The Time of Their Lives Review

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Looks like it’s time for another Abbott and Costello film. I dare say that this one makes a case for being the best one yet as the characters take part in an ambitious ghost story. The Supernatural elements are handled well even if the rules surrounding them are a little muddy. The plot can also be a little confusing at times as you try to remember who the traitors were and why everyone is so gun happy. It all makes for one chaotically fun adventure that you won’t want to miss!

The film starts off with Horatio returning from a big mission. Nora greets him happily and brags to the world that he is actually is a pretty great guy who never slacks off. What she doesn’t realize is that Horatio has an iconically low IQ and can’t understand anything for beans. Still, they’re together and that’s what counts. This is stopped when Horatio’s old enemy Cuthbert shows up and locks Horatio in a chest. He is freed by Melody who warns Horatio that they need to get out and warn George Washington of his impending doom. They are shot on the way over and cursed to be trapped in the land forever until they are proven innocent of being traitors. Fast forward to the modern day and some people live in the mansion. Horatio and Melody decide to play tricks on them to make themselves feel better, but then realize that if they can get the new owners to find the letter…they’ll be free. How can they do that when they’re ghosts though?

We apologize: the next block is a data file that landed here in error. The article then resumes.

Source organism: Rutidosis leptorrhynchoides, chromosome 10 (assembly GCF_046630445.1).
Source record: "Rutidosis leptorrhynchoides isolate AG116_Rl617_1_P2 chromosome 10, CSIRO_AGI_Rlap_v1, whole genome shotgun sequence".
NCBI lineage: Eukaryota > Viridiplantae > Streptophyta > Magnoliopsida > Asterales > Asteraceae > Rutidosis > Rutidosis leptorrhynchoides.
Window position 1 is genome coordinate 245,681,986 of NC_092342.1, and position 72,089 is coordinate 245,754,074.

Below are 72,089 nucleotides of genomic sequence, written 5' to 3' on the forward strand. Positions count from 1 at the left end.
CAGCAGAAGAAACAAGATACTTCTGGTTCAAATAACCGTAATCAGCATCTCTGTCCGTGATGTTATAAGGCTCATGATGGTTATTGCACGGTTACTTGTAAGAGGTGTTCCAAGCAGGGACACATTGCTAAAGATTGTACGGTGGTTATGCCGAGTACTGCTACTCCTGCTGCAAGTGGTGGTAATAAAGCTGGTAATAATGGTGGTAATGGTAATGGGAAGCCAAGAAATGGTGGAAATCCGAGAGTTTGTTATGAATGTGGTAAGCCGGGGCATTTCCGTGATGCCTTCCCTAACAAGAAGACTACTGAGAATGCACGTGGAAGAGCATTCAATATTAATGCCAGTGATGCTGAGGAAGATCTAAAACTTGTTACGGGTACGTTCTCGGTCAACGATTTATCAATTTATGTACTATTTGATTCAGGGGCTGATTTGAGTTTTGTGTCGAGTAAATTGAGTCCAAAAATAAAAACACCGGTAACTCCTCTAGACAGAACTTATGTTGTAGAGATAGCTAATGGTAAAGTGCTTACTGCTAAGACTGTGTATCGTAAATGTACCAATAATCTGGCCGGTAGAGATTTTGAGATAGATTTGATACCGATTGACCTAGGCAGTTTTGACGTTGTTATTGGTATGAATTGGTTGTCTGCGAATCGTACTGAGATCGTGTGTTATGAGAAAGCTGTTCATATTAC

It was pretty ambitious to actually have the main characters murdered in the beginning. Nora was possibly offed as well. I can safely say that I was not expecting that in the slightest so the shock value was handled well. There’s also a lot that you can do with the ghost gimmick so that was fun. The rules confused me a bit though. So, people can’t hear the ghosts, but they can feel them…sometimes. The ghosts can make contact with each other…sometimes. What’s the point of going invisible when nobody can see you? The ghosts do that a lot with a cool spin move (That was admittedly handled very well) but I wondered what the point of it was. Horatio could do the spin move sometimes and sometimes he couldn’t. I thought that the rules were a little convoluted, but I suppose that’s part of the point right?

The humor is basically the same as it always is so you either like it or you don’t. Horatio spends the majority of the film sputtering and stammering as he takes everything literally and is the but of every joke. You have to admire the fact that he never lets any of this get to him though and always gets right back on the saddle. The guy has heart and charisma. It is admittedly the same array of jokes in every Abbott and Costello film so I can see how some would get tired of it, but it always works well if you ask me. The style is pretty nice and Horatio isn’t a bad character. Even though he is stuck with Melody for almost 200 years, he resists all of the flirting attempts as he thinks about how to get back to Nora. Melody felt a little more fake on that note as she was willing to rebound with Horatio until she could move on and be reunited with her original partner.